With eight candidates in the race to fill the open seat for U.S. Congress in Louisiana’s Fourth District and our country in such a mess, it is important for voters to clearly understand the records, positions and political philosophies of each candidate. As we have seen time and time again to the detriment of our nation and state, too often skilled rhetoric counts for more than a solid record.
In the Fourth District, however, one familiar name easily stands out as the choice of those who demand results over rhetoric: State Rep. Mike Johnson. As a full-spectrum conservative well known for his two-decade career fighting successfully for the Constitution, religious freedom, pro-life causes, gun rights, conservative economic principles and limited government, Johnson is leading in the polls because he is a perfect match for the Fourth District—which is one of the most conservative in America.
By contrast, it turns out that other candidates running in the race as “Republicans” are little more than Republicans of convenience. Trey Baucum and Oliver Jenkins are two politicians who have shown they clearly do not reflect the traditional small-government, pro-family values of the Fourth District.
Take Trey Baucum, who went so far as to declare that he would NOT support traditional marriage. At the big Fourth Congressional debate on August 19, Baucum stunned the audience when he admitted he could not support the plank of the Republican Platform which proclaims: “Traditional marriage and family, based on marriage between one man and one woman, is the foundation for a free society.” See the video of the debate here.
The Republican Platform rightfully condemns the Supreme Court for its “lawless” same-sex marriage decision, in which “five unelected lawyers robbed 320 million Americans of their legitimate constitutional authority to define marriage as the union of one man and one woman”: “We also condemn the Supreme Court’s lawless ruling in Obergefell v. Hodges, which in the words of the late Justice Antonin Scalia, was a ‘judicial Putsch’ — full of ‘silly extravagances’ — that reduced ‘the disciplined legal reasoning of John Marshall and Joseph Storey to the mystical aphorisms of a fortune cookie.’”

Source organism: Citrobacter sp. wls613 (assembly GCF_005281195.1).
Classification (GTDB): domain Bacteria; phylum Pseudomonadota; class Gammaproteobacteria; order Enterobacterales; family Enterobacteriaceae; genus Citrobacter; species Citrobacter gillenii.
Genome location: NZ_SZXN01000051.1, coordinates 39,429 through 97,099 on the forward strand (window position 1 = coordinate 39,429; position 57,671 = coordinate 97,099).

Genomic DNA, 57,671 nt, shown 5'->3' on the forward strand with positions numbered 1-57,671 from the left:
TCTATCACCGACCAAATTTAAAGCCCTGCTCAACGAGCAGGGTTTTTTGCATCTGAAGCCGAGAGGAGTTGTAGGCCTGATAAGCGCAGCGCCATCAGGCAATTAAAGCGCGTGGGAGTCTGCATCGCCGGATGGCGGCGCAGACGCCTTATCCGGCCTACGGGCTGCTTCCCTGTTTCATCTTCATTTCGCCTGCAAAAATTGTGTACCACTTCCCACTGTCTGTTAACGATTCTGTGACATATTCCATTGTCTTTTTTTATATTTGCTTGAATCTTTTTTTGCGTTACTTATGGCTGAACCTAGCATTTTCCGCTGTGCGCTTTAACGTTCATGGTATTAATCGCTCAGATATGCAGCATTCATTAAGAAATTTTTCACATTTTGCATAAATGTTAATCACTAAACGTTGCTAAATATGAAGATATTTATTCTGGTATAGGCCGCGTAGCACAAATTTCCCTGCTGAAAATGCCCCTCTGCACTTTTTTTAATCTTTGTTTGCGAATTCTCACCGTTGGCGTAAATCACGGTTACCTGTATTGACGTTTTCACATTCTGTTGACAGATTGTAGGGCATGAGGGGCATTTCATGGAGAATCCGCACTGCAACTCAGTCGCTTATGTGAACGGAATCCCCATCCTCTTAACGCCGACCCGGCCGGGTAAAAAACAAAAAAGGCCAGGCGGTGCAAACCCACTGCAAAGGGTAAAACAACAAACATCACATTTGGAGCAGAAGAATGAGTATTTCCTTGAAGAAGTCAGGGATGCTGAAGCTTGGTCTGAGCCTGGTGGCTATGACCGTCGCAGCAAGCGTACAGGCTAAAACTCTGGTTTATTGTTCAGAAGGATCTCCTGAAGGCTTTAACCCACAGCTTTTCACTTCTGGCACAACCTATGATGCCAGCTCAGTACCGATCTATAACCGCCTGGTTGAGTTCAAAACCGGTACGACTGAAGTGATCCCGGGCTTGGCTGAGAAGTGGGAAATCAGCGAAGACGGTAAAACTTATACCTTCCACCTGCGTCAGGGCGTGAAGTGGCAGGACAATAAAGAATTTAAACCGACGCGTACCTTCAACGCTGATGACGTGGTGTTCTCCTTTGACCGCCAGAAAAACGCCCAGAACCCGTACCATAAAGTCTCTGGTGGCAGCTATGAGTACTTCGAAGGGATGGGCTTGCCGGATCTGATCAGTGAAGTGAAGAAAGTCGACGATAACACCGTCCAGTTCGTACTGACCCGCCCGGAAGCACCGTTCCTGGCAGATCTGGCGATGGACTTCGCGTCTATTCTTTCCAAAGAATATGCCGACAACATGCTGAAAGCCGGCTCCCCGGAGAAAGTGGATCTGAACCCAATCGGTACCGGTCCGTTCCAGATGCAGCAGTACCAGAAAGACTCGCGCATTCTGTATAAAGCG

But that was all too much for Baucum who, citing his Catholic faith, refused to endorse this plank in the platform and went so far as to say “it doesn’t seem very Christian to me.”
The Fourth District deserves better than Trey Baucum.
Oliver Jenkins is clearly just as liberal as Baucum. Jenkins presided over a city council in Shreveport distinguished by the highest taxes in Louisiana, in part because of silly notions such as the “mall tax,” which Jenkins supported. And since the Jenkins apparently didn’t think the fine folks in Shreveport were paying enough in taxes, the same year Jenkins supported the mall tax he voted to increase water rates by 13% and sewer rates by 55% calling it “the best plan that’s been put in front of us….”
As if it’s not bad enough that Jenkins is more of a tax-and-spend liberal than a fiscal conservative, he supports a radical LGBT social agenda as well. Jenkins authored the ACLU-backed Shreveport sexual orientation/gender identity “nondiscrimination” ordinance that can be used to force small business owners to violate their religious beliefs. As one political analyst put it here at The Hayride, Jenkins’ ordinance means